An Account of Angirasa, A Hindu Sage
Angirasa literally means the sap of the body or essence of the body. It is usually a reference to the breath in the body, which is considered the lord of the organs. All the organs are also referred to as breaths because breath is their essence and it supports them. The Brihadaranyaka and Chandogya Upanishads refer to the breath as the Ayasa Angiras, because it is their essence and it removes their weariness.
Angirasa also means the radiant one or the one with a radiant body. Historically, Angirasa or Angirasa is the name of a muni or a Vedic sage who is credited with the composition of several Vedic hymns, especially those of the Atharvaveda and the sixth Mandala of the Rigveda. Angirasa is mentioned as one of the teachers in the Upanishads.
He is also mentioned in some versions as one of the seven seers (sapta rishis) who were manifested by Brahma along with Manu at the beginning of the current Manvantara or the age of Manu. It is possible that several of his descendents and followers were named after him and some of them were equally prominent. The Rigvedic hymns refer to a sage named Angirasa who received several cows as a gift from Lord Indra after he released them from the demons, known as Panis, who held them in captivity.
According to the Mundaka Upanishad Brahma declared the knowledge of Brahman to Atharvan. Atharvan in turn declared to Angirasa. He (Angirasa) declared to to Satyavaha of the Bharadvaja lineage. He of the Bharadvaja lineage to Angirasa (probably a descendent of Angirasa) both the higher and the lower.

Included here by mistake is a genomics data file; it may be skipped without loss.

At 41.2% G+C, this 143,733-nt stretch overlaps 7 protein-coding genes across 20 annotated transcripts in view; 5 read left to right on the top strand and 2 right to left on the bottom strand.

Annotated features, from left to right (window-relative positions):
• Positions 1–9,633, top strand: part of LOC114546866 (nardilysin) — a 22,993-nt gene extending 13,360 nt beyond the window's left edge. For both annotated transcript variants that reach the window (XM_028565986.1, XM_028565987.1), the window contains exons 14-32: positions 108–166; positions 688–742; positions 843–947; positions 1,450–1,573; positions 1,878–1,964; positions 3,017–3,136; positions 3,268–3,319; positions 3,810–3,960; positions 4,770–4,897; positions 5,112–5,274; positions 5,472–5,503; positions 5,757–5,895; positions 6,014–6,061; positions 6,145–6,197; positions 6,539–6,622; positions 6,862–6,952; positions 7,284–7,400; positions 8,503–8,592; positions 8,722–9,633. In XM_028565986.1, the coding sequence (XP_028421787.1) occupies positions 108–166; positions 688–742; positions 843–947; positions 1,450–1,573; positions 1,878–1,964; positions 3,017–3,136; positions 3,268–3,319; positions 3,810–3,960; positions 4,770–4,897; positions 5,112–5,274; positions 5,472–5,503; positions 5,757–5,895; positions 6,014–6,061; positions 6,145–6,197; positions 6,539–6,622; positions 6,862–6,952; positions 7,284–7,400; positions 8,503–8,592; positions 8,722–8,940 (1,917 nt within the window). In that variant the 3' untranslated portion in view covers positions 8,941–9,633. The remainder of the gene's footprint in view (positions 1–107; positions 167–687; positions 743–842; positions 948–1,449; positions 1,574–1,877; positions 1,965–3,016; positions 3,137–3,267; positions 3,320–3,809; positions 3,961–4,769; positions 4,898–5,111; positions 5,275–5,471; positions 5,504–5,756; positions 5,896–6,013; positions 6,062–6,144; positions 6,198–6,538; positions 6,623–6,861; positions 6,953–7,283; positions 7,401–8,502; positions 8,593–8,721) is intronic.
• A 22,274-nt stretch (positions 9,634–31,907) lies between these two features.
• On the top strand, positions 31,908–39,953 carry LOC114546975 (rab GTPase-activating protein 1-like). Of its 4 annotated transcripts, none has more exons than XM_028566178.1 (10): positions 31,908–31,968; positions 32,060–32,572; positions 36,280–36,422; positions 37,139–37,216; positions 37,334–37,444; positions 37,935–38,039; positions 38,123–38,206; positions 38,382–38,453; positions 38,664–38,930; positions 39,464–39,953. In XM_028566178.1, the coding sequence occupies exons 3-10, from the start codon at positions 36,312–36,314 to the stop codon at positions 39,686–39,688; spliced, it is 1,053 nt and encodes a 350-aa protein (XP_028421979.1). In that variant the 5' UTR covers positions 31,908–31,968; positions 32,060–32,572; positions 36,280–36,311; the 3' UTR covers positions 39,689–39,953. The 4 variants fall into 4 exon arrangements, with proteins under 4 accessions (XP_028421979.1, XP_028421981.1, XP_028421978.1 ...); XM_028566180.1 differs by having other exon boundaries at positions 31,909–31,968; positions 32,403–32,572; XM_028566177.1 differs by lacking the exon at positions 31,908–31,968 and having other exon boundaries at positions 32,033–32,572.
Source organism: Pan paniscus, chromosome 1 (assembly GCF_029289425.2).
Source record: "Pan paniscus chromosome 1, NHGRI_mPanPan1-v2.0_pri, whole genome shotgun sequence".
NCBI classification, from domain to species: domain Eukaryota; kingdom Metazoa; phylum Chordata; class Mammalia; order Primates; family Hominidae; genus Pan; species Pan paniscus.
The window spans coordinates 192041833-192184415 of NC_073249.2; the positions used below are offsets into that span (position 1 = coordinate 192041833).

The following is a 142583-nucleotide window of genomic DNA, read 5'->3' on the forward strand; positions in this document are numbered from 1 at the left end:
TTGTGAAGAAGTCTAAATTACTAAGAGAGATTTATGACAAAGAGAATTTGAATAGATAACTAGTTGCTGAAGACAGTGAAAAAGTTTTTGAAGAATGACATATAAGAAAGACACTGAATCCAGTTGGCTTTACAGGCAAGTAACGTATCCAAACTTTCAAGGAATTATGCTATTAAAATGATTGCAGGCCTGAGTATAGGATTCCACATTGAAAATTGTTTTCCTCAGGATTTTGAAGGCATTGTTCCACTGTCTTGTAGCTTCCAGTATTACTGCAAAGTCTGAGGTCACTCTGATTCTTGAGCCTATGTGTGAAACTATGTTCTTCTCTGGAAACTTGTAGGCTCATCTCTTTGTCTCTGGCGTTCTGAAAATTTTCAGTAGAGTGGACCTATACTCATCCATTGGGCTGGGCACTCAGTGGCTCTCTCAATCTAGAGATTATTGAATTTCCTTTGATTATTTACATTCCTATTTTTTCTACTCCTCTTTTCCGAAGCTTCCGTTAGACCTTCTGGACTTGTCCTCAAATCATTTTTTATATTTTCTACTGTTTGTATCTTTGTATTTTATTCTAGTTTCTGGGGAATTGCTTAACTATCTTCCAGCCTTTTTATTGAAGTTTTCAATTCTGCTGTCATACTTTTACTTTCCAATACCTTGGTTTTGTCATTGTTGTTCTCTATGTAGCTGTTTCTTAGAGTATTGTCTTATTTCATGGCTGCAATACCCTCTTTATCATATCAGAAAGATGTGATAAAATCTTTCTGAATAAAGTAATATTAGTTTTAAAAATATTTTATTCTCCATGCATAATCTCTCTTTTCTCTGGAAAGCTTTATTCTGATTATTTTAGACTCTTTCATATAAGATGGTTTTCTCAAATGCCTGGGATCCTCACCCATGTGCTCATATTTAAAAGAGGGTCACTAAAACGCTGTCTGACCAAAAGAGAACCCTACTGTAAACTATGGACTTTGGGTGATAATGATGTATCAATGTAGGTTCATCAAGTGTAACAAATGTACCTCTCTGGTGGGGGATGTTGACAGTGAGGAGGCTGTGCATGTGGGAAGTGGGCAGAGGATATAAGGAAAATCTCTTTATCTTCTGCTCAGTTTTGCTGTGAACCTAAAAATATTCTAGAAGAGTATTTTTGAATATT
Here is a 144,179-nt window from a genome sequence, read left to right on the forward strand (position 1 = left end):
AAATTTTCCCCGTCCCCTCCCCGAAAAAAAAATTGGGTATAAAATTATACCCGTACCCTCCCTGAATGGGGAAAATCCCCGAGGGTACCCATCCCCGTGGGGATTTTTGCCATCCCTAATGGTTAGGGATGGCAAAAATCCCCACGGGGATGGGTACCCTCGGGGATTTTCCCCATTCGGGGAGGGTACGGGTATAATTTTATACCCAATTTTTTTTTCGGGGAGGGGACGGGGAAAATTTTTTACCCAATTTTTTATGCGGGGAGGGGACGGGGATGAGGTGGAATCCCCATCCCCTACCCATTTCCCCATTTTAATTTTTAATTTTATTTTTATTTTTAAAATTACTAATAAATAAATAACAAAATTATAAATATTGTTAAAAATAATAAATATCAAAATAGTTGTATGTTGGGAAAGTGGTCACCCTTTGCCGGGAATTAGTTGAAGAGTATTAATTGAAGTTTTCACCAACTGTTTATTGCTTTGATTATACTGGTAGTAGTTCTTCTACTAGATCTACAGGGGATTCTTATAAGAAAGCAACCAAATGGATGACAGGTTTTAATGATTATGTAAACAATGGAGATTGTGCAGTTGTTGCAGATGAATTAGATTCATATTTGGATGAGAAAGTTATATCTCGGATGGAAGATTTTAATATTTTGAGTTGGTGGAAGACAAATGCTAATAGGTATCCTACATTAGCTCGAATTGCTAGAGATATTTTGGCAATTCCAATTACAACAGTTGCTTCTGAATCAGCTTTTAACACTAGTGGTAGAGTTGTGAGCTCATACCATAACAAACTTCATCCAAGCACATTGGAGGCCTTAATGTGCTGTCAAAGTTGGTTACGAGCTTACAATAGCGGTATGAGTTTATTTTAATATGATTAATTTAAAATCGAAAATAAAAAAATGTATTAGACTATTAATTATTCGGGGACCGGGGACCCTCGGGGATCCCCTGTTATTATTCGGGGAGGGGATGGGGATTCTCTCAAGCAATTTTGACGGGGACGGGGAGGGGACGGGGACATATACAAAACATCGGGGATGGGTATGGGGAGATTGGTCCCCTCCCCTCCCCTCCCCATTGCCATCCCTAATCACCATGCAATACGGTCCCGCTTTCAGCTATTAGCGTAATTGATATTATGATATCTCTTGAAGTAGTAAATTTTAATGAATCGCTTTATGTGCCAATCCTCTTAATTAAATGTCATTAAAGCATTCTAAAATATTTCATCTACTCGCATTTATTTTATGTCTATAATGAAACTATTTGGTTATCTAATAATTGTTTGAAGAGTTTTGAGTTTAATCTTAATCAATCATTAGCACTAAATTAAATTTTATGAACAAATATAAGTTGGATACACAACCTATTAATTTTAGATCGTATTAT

Some Buddhist texts (Pitikas) refer to the Buddha as Angirasa or Angirasa Kumara because he belonged to the Angirasa tribe. According to RigVeda (6.73.1-3) Brihaspati, the teacher of gods, was the first born son of Angirasa. As stated earlier, it is possible that the sage had several notable descendents some of whom were also kshatriyas and went by the same name, Angirasa. His wife was said to be either Saudha, one of the daughters of Daksha, or Surupa.
The Mundaka Upanishad narrates a story in which, a householder named Saunaka went to Angirasa to learn the real knowledge by which everything could be known. The sage explained to him the difference between higher knowledge and lower knowledge and between the lower self and the higher self. The lower knowledge was the knowledge of Vedas and other scriptures. The higher knowledge was the knowledge of the Self or Brahman by which the imperishable (immortality) was attained.
The Mundaka Upanishad clearly belong to an ascetic sect, which practiced the tradition of head rite (sirovratam) or shaving of the head. Angirasa's association with the Upanishad and the sect suggests that he was probably the founder or the head of the ascetic sect which followed the teachings contained in the Upanishad.
Suggestions for Further Reading
- Agasthya the Pitcher Born Hindu Sage Who Went to South
- Agni, the Vedic God of Fire
- Arjuna, the Great Pandava of the Epic Mahabharata War
- Ashta Vasus or the Eight Vasus
- Asvins, the Twin Gods of Healing in the Vedas
- Adityas, the Solar Deities
- The Concept of Atman or Eternal Soul in Hinduism
- The Problem of Maya Or Illusion and How To Deal With It
- Belief In Atman, The Eternal Soul Or The Inner Self
- Brahman, The Highest God Of Hinduism
- The Bhagavad Gita Original Translations
- The Bhagavadgita, Philosophy and Concepts
- Bhakti yoga or the Yoga of Devotion
- Hinduism And The Evolution of Life And Consciousness
- Why to Study the Bhagavadgita Parts 1 to 4
- Origin, Definition and Introduction to Hinduism
- Symbolic Significance of Numbers in Hinduism
- The Belief of Reincarnation of Soul in Hinduism
- The True Meaning Of Renunciation According To Hinduism
- The Symbolic Significance of Puja Or Worship In Hinduism
- Introduction to the Upanishads of Hinduism
- Origin, Principles, Practice and Types of Yoga
- Essays On Dharma
- Esoteric Mystic Hinduism
- Introduction to Hinduism
- Hindu Way of Life
- Essays On Karma
- Hindu Rites and Rituals
- The Origin of The Sanskrit Language
- Symbolism in Hinduism
- Essays on The Upanishads
- Concepts of Hinduism
- Essays on Atman
- Hindu Festivals
- Spiritual Practice
- Right Living
- Yoga of Sorrow
- Mental Health
- Concepts of Buddhism
- General Essays
Translate the Page